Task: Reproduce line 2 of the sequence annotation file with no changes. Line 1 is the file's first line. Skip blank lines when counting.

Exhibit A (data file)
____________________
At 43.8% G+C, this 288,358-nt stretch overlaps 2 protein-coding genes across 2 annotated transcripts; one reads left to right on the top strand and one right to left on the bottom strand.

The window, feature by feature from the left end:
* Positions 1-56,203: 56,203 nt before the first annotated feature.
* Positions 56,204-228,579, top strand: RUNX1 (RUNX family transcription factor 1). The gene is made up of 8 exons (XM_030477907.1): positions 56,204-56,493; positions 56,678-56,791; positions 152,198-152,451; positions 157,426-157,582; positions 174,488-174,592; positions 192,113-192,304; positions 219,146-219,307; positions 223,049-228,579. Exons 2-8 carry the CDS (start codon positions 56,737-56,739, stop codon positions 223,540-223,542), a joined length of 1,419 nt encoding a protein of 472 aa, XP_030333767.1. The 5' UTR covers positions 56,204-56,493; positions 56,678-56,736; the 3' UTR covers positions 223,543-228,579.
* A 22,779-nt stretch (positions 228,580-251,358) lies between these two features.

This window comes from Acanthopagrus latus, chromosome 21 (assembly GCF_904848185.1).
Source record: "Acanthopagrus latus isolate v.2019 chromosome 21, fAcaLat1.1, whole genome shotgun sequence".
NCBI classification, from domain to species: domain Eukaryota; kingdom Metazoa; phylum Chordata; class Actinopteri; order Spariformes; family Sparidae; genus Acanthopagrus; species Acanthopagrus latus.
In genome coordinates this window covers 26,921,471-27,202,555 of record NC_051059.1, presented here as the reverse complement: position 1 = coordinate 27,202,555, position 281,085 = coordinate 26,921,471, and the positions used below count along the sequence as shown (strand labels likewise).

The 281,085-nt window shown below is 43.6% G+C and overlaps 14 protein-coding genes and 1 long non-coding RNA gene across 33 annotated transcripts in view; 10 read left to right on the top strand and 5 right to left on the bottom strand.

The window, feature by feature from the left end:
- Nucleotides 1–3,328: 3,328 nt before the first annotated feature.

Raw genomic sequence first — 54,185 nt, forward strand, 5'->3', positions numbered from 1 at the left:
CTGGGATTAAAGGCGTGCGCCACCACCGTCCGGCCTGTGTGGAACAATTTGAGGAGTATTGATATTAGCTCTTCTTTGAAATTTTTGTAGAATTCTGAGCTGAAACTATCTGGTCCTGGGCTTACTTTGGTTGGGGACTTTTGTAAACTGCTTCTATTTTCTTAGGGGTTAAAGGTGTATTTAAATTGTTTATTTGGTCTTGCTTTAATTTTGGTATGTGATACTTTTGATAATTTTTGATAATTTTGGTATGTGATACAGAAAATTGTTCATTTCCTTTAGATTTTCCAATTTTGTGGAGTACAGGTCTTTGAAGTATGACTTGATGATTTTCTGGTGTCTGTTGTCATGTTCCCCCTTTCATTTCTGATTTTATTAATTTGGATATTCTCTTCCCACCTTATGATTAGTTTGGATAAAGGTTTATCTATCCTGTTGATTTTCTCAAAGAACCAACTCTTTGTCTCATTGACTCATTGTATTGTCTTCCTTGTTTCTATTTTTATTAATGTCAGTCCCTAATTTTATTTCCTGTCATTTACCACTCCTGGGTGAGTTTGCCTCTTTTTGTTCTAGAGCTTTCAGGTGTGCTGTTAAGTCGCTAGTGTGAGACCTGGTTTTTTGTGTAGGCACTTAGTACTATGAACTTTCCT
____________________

The window, feature by feature from the left end: